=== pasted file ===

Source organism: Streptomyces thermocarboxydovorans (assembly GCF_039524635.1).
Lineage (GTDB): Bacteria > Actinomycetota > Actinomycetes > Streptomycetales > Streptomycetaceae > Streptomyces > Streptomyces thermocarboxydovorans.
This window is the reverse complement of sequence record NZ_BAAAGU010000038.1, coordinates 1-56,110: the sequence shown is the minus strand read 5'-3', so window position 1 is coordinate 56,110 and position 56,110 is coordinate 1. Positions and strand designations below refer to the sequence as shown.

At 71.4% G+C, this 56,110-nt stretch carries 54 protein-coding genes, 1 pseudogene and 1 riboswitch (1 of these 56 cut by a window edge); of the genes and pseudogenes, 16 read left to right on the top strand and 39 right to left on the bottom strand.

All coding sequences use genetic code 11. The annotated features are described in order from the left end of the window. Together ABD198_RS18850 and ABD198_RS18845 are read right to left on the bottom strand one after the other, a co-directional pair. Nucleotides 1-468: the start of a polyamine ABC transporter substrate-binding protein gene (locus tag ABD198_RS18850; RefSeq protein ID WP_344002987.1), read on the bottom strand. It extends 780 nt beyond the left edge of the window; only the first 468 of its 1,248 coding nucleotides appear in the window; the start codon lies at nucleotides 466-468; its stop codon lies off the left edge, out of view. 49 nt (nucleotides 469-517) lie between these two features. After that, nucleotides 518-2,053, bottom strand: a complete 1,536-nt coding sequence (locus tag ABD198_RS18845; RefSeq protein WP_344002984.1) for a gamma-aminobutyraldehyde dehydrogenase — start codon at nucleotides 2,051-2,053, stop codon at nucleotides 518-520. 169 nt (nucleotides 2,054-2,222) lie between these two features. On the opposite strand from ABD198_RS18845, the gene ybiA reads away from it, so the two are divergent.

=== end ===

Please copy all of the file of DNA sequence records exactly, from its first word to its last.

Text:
Source organism: Streptomyces thermocarboxydovorans (assembly GCF_039524635.1).
Lineage (GTDB): Bacteria > Actinomycetota > Actinomycetes > Streptomycetales > Streptomycetaceae > Streptomyces > Streptomyces thermocarboxydovorans.
This window is the reverse complement of sequence record NZ_BAAAGU010000038.1, coordinates 1-56,110: the sequence shown is the minus strand read 5'-3', so window position 1 is coordinate 56,110 and position 56,110 is coordinate 1. Positions and strand designations below refer to the sequence as shown.

At 71.4% G+C, this 56,110-nt stretch carries 54 protein-coding genes, 1 pseudogene and 1 riboswitch (1 of these 56 cut by a window edge); of the genes and pseudogenes, 16 read left to right on the top strand and 39 right to left on the bottom strand.

All coding sequences use genetic code 11. The annotated features are described in order from the left end of the window. Together ABD198_RS18850 and ABD198_RS18845 are read right to left on the bottom strand one after the other, a co-directional pair. Nucleotides 1-468: the start of a polyamine ABC transporter substrate-binding protein gene (locus tag ABD198_RS18850; RefSeq protein ID WP_344002987.1), read on the bottom strand. It extends 780 nt beyond the left edge of the window; only the first 468 of its 1,248 coding nucleotides appear in the window; the start codon lies at nucleotides 466-468; its stop codon lies off the left edge, out of view. 49 nt (nucleotides 469-517) lie between these two features. After that, nucleotides 518-2,053, bottom strand: a complete 1,536-nt coding sequence (locus tag ABD198_RS18845; RefSeq protein WP_344002984.1) for a gamma-aminobutyraldehyde dehydrogenase — start codon at nucleotides 2,051-2,053, stop codon at nucleotides 518-520. 169 nt (nucleotides 2,054-2,222) lie between these two features. On the opposite strand from ABD198_RS18845, the gene ybiA reads away from it, so the two are divergent.